Ron Mark: What was the purpose and intent behind the decisions made by his department that saw a man who had been sentenced to 6 years¡¯ jail for six robberies, paroled after serving only 2 years of that sentence, and who, despite being in total breach of his parole conditions, was never hunted down and recalled to prison, but was instead left at large, so allowing him to carry out another eight armed robberies for which he is now awaiting sentencing?

Hon PAUL SWAIN: It is very hard to comment on a specific case without the full details. I am happy to look into that, if the member were to provide them.

Martin Gallagher: Has he seen evidence that others share the Minister¡¯s confidence in home detention?

Hon PAUL SWAIN: Yes. The benefits of home detention have been broadly recognised for many years since its introduction by the National Government in 1993, its expansion by the National - New Zealand First coalition, and through to the New Zealand First 1999 law and order policy, which called for greater use of home detention, instead of, as Mr Winston Peters said, ¡°Giving those louts taxpayer-funded accommodation that cost $60,000 a year each.¡±

Hon Tony Ryall: Can the Minister explain why Chubb security guards were required to monitor an inmate on home detention by making a 1-hour round trip every 3 hours, 24 hours a day, for 57 days; what sort of electronic monitoring is that?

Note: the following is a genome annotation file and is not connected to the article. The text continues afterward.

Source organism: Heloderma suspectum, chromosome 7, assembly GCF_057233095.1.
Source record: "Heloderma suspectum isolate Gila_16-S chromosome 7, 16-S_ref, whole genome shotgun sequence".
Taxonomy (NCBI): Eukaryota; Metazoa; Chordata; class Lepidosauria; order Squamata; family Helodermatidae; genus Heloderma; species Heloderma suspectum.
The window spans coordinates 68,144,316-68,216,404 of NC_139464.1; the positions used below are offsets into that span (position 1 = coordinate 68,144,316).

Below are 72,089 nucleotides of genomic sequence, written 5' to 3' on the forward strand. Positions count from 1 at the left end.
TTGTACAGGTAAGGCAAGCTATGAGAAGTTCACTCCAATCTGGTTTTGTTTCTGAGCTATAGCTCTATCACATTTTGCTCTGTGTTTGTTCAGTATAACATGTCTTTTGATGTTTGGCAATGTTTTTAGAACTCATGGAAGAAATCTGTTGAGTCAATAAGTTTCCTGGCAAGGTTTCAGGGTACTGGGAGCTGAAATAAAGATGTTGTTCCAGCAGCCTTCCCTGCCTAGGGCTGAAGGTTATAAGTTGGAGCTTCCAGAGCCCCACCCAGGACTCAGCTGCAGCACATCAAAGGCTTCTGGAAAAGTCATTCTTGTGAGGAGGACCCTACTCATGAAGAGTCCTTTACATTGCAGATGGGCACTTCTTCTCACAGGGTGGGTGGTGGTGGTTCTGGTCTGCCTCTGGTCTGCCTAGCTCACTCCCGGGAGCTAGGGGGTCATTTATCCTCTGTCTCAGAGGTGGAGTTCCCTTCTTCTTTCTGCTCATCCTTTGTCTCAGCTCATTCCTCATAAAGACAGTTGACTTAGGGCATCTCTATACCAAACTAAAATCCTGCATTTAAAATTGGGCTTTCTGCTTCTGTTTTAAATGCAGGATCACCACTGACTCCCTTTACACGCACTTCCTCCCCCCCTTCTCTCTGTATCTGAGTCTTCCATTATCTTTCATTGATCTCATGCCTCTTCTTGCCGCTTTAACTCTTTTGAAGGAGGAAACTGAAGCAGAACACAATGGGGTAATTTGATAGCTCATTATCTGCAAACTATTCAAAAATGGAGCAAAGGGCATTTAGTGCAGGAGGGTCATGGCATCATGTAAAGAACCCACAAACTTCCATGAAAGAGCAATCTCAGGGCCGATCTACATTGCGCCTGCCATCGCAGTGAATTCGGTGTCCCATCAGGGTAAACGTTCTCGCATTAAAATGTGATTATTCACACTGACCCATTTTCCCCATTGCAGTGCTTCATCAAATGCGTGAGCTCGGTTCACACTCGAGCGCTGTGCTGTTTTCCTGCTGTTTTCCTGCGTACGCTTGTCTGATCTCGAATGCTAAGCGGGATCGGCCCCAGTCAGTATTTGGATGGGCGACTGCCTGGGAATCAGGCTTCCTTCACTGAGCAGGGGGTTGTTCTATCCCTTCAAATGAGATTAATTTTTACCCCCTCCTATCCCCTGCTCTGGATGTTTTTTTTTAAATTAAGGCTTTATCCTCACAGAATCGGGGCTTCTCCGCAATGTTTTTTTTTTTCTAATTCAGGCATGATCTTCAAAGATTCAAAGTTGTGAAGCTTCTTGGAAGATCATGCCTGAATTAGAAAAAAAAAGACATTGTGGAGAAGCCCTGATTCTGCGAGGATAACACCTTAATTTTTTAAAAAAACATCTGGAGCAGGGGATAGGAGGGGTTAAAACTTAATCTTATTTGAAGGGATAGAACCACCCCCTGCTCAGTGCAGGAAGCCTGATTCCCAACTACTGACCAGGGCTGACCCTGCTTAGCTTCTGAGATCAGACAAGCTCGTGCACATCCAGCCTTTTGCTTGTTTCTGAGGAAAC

Hon PAUL SWAIN: It is often acknowledged that in some parts of New Zealand it is difficult to get the electronic monitoring in place. [Interruption] Well, partly it is true because that National Government did nothing about telecommunications reform for 9 years. We are doing something about that. Eventually there will be 100 percent coverage, but that member must recognise that it will take some time.

Heather Roy: Does he have any concerns about the case in today¡¯s Dominion Post where a rapist under the age of 15 does not have to even ask for home detention, because under current sentencing laws he cannot be sent to prison; and if the Minister is concerned, by what date will this bizarre law be changed?

Hon PAUL SWAIN: That is obviously a matter to do with sentencing and the Minister of Justice. The whole issue of home detention, which was the subject of the initial question, has been a success. Some changes need to be made, and I am considering some of those at the moment. But there is no doubt about it¡ªit has reduced the recidivism rate in New Zealand quite substantially.

Marc Alexander: Can the Minister give this House a categorical assurance that each and every breach of the provisions of home detention¡ªno matter how trivial they may seem¡ªare reflected in the figures provided by the Department of Corrections; if not, what confidence can we have that the detentions can be said to be effective when the veracity of the figures is found to be wanting?